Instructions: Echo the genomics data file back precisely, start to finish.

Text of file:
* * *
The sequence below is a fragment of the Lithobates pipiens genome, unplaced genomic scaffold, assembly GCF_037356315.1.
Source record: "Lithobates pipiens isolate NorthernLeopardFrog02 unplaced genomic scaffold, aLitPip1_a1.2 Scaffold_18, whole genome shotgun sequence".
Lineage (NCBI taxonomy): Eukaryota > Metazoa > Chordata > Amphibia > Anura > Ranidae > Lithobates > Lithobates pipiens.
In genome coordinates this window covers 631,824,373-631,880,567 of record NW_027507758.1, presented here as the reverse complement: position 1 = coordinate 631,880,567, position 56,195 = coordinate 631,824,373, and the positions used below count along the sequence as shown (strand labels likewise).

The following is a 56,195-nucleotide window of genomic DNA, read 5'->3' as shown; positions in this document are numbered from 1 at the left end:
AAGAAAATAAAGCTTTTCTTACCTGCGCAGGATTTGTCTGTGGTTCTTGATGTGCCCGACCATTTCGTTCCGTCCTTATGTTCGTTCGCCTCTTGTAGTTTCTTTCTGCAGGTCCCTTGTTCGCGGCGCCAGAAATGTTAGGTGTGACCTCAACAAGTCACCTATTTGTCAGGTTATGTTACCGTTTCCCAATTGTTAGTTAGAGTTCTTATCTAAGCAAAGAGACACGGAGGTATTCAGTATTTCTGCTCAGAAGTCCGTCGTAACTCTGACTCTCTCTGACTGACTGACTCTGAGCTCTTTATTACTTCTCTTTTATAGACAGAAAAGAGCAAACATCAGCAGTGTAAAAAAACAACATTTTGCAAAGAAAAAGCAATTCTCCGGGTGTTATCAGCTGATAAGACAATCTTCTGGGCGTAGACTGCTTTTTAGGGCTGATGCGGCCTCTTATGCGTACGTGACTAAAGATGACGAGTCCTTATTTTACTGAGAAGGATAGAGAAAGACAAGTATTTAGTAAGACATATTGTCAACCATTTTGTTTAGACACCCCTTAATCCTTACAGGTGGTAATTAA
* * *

The sequence below is a fragment of the Lithobates pipiens genome, unplaced genomic scaffold, assembly GCF_037356315.1.
Source record: "Lithobates pipiens isolate NorthernLeopardFrog02 unplaced genomic scaffold, aLitPip1_a1.2 Scaffold_18, whole genome shotgun sequence".
Lineage (NCBI taxonomy): Eukaryota > Metazoa > Chordata > Amphibia > Anura > Ranidae > Lithobates > Lithobates pipiens.
In genome coordinates this window covers 631,824,373-631,880,567 of record NW_027507758.1, presented here as the reverse complement: position 1 = coordinate 631,880,567, position 56,195 = coordinate 631,824,373, and the positions used below count along the sequence as shown (strand labels likewise).

The following is a 56,195-nucleotide window of genomic DNA, read 5'->3' as shown; positions in this document are numbered from 1 at the left end:
AAGAAAATAAAGCTTTTCTTACCTGCGCAGGATTTGTCTGTGGTTCTTGATGTGCCCGACCATTTCGTTCCGTCCTTATGTTCGTTCGCCTCTTGTAGTTTCTTTCTGCAGGTCCCTTGTTCGCGGCGCCAGAAATGTTAGGTGTGACCTCAACAAGTCACCTATTTGTCAGGTTATGTTACCGTTTCCCAATTGTTAGTTAGAGTTCTTATCTAAGCAAAGAGACACGGAGGTATTCAGTATTTCTGCTCAGAAGTCCGTCGTAACTCTGACTCTCTCTGACTGACTGACTCTGAGCTCTTTATTACTTCTCTTTTATAGACAGAAAAGAGCAAACATCAGCAGTGTAAAAAAACAACATTTTGCAAAGAAAAAGCAATTCTCCGGGTGTTATCAGCTGATAAGACAATCTTCTGGGCGTAGACTGCTTTTTAGGGCTGATGCGGCCTCTTATGCGTACGTGACTAAAGATGACGAGTCCTTATTTTACTGAGAAGGATAGAGAAAGACAAGTATTTAGTAAGACATATTGTCAACCATTTTGTTTAGACACCCCTTAATCCTTACAGGTGGTAATTAA